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Monday, April 21, 2014

It’s not easy, or that hard, to be a poll worker

By Adam Wisnieski
Posted
MARISOL DÍAZ/THE RIVERDALE PRESS
Inspector Jackie Ginsbery and David Suss work the election tables at RKA while lunch is in session on Thursday.

 

Working the polls all day requires stamina.

A poll worker’s day begins hours before sunrise and ends hours after sunset. Though polls open at 6 a.m., workers must be at their sites by 5 a.m. and normally head home at about 10 p.m. 

To be hired as an inspector or poll clerk, one must attend a six-hour training class and pass an exam. Even workers that have been manning polls for decades must do so before each Election Day.

They are paid $100, ($35 for interpreters, door clerks and information clerks) for the class. But they only get paid once they complete a full day at the polls.

Workers get paid $200 for Election Day, though the BOE gives a $75 bonus to those who have worked two Election Days and a $35 bonus for interpreters, door clerks and information clerks.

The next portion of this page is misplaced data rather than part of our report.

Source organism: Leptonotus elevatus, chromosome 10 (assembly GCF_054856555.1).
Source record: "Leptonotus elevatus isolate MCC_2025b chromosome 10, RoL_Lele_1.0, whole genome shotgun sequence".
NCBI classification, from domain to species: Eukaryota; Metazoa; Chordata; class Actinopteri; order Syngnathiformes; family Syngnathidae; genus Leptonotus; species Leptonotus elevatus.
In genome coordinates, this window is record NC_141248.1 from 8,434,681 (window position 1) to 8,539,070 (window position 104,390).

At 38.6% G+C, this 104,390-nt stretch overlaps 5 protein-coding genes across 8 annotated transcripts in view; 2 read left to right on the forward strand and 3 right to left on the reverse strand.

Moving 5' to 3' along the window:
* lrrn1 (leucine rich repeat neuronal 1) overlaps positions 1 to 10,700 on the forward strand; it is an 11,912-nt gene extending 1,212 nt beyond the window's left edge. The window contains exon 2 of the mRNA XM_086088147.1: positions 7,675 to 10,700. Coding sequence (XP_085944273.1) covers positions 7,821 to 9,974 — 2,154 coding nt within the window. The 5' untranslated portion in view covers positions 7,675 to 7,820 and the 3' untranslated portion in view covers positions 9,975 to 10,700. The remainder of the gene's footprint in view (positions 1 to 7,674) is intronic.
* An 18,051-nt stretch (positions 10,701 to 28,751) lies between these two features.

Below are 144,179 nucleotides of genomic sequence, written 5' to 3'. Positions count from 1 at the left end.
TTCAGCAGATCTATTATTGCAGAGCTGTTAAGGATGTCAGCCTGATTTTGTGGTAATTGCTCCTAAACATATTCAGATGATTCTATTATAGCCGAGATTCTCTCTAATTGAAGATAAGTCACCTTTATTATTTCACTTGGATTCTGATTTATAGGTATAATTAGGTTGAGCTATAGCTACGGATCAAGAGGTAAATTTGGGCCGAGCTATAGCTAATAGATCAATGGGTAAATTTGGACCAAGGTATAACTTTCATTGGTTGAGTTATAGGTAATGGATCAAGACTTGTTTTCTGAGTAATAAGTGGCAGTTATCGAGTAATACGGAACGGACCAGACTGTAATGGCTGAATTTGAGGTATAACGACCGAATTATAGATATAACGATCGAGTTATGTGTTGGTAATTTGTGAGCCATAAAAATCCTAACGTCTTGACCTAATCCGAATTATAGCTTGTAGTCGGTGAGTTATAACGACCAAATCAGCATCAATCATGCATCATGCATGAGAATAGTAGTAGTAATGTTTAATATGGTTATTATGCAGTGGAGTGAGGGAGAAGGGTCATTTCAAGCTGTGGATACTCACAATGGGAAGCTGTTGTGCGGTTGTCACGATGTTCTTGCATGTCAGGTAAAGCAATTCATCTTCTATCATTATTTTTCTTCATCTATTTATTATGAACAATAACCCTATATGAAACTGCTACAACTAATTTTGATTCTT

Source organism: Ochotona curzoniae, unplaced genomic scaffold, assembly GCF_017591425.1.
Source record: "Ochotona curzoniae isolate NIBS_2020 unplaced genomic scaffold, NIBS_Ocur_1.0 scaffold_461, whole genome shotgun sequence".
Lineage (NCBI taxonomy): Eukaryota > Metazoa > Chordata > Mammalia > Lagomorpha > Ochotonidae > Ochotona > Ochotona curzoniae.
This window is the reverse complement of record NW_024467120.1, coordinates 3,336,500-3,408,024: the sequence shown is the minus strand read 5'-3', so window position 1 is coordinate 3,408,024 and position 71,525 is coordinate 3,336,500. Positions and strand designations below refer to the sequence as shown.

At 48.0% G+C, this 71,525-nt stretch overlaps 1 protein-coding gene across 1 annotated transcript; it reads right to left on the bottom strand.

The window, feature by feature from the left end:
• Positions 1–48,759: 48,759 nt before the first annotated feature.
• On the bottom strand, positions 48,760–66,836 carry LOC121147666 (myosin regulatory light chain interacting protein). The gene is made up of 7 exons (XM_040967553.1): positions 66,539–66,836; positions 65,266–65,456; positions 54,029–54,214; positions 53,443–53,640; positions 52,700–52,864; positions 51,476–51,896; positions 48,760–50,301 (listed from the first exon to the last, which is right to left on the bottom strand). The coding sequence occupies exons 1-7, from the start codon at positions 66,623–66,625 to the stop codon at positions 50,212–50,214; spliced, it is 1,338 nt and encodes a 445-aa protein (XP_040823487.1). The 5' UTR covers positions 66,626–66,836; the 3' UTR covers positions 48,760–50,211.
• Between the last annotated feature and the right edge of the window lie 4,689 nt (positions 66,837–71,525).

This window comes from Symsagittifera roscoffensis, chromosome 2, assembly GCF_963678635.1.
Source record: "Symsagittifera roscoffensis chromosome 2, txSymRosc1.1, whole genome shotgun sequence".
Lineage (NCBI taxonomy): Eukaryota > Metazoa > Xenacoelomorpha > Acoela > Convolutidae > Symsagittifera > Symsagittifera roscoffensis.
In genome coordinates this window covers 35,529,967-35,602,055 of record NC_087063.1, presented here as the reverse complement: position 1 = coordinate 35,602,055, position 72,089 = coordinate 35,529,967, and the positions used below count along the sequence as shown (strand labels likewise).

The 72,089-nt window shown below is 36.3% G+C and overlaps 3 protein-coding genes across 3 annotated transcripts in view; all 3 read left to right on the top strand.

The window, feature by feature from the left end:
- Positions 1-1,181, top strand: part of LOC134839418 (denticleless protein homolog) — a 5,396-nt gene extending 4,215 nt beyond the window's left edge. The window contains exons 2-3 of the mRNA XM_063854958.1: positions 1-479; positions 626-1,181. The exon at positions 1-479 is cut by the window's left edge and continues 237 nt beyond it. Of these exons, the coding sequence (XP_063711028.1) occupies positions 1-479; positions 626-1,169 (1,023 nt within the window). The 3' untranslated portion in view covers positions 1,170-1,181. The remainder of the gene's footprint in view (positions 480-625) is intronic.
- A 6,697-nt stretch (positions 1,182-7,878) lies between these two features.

“[The pay] is nil compared to how many hours we work,” said Jackie Ginsberg, a Riverdalian who woke up at 3:30 a.m. on Sept. 13 to make it to her poll site at the David A. Stein Riverdale/Kingsbridge Academy, MS/HS 141 before 5 a.m.

Staff are allotted 30 minutes for lunch and 30 minutes for dinner, which the BOE recently reduced from one hour per meal. In between, they spend 17 hours looking up voter names, handing out and scanning ballots and dealing with voters, who can sometimes be abusive if their names are missing from the BOE’s voting rolls or if they are not registered to vote in the given election.

When ballots don’t scan properly, they’re there. When cockroaches make a run around the voting machines (poll worker Robert Reeves had a nice kill at the Marble Hill Community Center last week), they’re there. When nobody shows up to vote, they’re there, too. 

During the June state Senate primary, the Church of the Mediator’s tally was a little off at the end of the night.

“They punished us,” said poll worker Angelica Laro, 60.

Mediator poll workers had to attend a one-hour class on how to close if they wanted to work another election. But many of them came back. 

It’s an exercise in endurance that even the NYPD officers stationed at poll sites get to do in shifts. So why become a poll worker?

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